“We must all suffer one of two things: the pain of discipline or the pain of regret… Discipline is the bridge between goals and accomplishment” – Jim Rohn


Doing what is right versus what is easy

Professor Albus Dumbledore is a fictional character in J. K. Rowling’s Harry Potter series. Throughout most of the series, he is the headmaster at the Hogwarts School of Witchcraft and Wizardry. In Harry Potter and the Goblet of Fire he says: “We must all face the choice between what is right and what is easy.”

I am very fond of this quote because I have no doubt that this is something with which we all struggle on a daily basis. Abraham Lincoln defines discipline as “choosing between what you want now, and what you want most”.

Both these quotes talk to ensuring that we always choose the things that align with our personal goals versus choosing the alternative, which is typically the things that purely meet our needs for short-term gratification.

    Ultimate freedom

    “Most people equate discipline with an absence of freedom. In fact, the opposite is true – only the disciplined are truly free. The undisciplined are slaves to moods, appetites and passions.” – Stephen Covey


    These words are absolutely spot-on. If you cast your mind back to the times where you have truly been able to live a disciplined life, and assuming that you can be brutely honest with yourself, you would recall that feeling of ultimate freedom. Not only because you were cut loose from the chains of the things that kept you from doing what you were supposed to be doing – the things that really make you proud – but also because you were able to experience the rewards that followed. When we experience this type of freedom, we are relieved because we feel in control as we made a decision to take charge of our lives at that point.

      The fallacy of intermittent discipline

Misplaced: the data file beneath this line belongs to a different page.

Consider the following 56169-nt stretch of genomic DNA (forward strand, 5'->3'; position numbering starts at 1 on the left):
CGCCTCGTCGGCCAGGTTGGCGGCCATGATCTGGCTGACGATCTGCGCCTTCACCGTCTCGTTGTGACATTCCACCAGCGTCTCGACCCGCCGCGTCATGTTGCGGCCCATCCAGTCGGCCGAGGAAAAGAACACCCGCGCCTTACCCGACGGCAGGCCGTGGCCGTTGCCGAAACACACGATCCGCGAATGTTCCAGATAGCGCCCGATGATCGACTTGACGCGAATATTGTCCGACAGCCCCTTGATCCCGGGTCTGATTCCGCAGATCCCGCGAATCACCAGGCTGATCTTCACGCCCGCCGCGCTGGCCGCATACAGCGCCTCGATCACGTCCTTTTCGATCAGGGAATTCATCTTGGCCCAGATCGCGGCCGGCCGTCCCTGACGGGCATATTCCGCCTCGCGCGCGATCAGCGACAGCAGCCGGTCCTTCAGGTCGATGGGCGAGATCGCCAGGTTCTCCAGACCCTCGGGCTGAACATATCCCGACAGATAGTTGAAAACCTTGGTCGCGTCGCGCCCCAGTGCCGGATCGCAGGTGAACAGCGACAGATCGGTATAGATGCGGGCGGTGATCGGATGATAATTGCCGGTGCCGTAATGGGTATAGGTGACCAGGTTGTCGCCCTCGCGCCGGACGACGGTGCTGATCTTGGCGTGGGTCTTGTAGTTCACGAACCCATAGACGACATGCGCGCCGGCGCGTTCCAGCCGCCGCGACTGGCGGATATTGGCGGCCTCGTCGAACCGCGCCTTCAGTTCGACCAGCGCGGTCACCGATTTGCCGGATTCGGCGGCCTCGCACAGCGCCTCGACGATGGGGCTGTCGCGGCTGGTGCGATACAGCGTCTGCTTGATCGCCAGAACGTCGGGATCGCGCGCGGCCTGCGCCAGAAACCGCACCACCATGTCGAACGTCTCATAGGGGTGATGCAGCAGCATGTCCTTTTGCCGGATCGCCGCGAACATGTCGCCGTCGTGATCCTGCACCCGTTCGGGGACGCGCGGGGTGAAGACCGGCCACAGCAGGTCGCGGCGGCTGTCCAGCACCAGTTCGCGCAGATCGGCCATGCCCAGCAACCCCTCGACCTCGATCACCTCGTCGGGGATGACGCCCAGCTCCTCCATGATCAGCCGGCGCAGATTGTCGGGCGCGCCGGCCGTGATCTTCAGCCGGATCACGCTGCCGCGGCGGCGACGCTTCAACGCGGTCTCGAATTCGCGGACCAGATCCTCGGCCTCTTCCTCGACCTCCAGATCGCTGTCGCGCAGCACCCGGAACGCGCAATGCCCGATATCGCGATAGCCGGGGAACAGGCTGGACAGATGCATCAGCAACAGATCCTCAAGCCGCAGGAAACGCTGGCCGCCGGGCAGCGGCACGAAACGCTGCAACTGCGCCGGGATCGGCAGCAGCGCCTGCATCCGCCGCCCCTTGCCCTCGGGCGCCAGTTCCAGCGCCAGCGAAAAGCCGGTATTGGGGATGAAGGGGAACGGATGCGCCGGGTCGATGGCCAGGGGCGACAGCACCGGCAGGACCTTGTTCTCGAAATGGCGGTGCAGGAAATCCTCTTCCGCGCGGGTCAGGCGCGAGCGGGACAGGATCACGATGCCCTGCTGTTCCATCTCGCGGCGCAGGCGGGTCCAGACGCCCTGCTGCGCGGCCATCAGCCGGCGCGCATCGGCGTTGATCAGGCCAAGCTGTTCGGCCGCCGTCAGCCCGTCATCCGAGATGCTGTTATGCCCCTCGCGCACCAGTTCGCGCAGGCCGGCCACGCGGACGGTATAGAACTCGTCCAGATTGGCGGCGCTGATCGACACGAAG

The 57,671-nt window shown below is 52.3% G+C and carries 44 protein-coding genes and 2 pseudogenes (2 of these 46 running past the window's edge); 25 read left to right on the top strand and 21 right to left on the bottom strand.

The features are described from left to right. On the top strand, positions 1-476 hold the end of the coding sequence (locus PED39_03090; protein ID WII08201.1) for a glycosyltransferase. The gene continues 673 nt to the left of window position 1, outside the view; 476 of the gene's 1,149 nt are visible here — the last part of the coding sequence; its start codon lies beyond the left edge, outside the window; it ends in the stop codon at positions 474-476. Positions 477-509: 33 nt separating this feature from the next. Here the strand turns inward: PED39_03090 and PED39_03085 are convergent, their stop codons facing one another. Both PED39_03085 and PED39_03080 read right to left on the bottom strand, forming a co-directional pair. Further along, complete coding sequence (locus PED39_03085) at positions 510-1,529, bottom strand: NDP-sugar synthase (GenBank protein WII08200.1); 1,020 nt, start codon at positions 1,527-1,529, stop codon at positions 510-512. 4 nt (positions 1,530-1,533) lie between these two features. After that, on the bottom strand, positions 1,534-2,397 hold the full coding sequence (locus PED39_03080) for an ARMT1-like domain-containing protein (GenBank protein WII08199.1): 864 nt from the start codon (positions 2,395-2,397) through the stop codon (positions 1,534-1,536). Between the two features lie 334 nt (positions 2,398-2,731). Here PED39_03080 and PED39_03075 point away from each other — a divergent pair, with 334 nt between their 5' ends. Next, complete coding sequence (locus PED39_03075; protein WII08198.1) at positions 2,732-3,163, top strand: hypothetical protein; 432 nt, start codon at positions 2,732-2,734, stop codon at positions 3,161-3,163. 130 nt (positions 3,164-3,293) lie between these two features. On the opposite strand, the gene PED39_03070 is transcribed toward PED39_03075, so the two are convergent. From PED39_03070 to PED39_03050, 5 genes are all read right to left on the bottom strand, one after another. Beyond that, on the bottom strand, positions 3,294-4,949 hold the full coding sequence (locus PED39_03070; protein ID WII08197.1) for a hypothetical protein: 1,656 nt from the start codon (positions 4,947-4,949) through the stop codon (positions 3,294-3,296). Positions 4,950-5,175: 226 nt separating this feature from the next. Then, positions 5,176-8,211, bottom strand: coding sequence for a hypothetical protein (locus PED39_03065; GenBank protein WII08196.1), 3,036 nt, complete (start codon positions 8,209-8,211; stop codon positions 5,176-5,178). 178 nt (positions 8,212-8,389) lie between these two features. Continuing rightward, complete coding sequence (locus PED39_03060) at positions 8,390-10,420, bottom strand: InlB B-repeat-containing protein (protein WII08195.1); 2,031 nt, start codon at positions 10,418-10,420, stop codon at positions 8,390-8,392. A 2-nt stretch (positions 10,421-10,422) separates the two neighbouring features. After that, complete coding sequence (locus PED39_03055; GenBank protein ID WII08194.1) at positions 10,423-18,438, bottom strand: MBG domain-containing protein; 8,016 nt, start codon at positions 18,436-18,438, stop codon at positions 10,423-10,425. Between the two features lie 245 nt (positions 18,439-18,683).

The thing about discipline, though, is that we cannot selectively choose to be disciplined one day and not disciplined the next, or to be disciplined on certain days when we feel like it. That is not only confusing, but you would be doing yourself a serious injustice. Discipline has to become part of our DNA, or part of our being, like breathing.





      Perhaps we weren’t that disciplined today, but we need to strive towards becoming disciplined tomorrow, and next week, and next month – in fact, for every single day, week, month or year for the rest of our days on this Earth. We want to have peace of mind and be proud of ourselves for not living a suboptimal life. We want to reap the rewards of being the best that we could possibly be.

        Choice and discipline

        “Greatness is not a function of circumstance. Greatness, it turns out, is largely a matter of conscious choice, and discipline.”James C. Collins

        If I was asked for two words to summarise the essence of self-leadership, they would be: Choice and discipline. Making the right choices will help us to achieve our personal goals, and discipline will help us to consistently live the correct thoughts, feelings and behaviours in support of this achievement. I believe that this is what differentiates successful people from unsuccessful people, and happy people from unhappy people… Although I believe these two words encapsulate the essence of self-leadership, there is so much more to it. I am looking forward to sharing this with you in many more blogs over the coming months. 


        “The important thing is this: To be ready at any moment to sacrifice what you are for what you could become.” – Charles Dickens

        Written by:

        Hekkie van der Westhuizen, PhD

        “If you are interested in the topic of Self-Leadership, please look out for my exciting new Self-Leadership book, launching in August 2021”

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